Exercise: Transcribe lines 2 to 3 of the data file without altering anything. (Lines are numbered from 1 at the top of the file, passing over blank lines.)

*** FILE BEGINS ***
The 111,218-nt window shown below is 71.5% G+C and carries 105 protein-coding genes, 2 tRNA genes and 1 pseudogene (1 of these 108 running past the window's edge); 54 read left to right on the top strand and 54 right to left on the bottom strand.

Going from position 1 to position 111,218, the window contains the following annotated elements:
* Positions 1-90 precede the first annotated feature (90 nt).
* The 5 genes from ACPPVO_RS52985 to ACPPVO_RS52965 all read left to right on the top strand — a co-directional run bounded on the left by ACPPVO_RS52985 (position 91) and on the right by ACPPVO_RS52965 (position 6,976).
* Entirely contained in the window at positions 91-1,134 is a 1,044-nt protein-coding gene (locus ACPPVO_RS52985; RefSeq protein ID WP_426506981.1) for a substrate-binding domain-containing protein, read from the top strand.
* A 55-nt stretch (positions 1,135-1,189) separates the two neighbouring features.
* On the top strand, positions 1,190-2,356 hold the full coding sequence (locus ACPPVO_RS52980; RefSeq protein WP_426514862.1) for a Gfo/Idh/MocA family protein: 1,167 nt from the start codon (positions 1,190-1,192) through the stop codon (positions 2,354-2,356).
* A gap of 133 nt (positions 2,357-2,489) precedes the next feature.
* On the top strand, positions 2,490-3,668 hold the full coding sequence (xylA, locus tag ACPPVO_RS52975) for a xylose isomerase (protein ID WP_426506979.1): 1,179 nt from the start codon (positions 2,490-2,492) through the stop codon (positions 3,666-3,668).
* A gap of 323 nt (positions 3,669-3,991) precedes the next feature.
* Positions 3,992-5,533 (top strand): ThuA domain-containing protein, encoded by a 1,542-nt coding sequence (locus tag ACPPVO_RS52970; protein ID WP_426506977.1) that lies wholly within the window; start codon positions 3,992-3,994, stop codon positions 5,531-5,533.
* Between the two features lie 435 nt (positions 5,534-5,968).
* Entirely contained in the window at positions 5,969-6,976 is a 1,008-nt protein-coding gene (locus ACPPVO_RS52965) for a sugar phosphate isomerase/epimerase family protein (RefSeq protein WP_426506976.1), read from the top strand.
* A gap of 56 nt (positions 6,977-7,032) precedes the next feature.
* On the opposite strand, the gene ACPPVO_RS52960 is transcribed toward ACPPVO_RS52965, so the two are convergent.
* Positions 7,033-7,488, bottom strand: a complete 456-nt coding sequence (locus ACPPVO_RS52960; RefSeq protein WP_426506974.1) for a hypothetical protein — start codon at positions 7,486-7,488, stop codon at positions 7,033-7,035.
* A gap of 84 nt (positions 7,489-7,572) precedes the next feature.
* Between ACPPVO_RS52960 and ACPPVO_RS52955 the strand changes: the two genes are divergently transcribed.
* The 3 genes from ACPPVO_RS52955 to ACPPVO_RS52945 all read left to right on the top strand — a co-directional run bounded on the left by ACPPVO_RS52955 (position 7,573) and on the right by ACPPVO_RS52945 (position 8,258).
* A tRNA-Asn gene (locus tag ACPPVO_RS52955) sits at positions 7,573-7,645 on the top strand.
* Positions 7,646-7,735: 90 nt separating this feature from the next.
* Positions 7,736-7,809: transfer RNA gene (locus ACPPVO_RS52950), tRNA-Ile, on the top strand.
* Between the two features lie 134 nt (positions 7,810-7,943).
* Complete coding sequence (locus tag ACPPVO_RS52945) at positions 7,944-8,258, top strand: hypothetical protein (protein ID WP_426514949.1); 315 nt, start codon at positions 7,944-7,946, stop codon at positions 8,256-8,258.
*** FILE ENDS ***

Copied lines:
Going from position 1 to position 111,218, the window contains the following annotated elements:
* Positions 1-90 precede the first annotated feature (90 nt).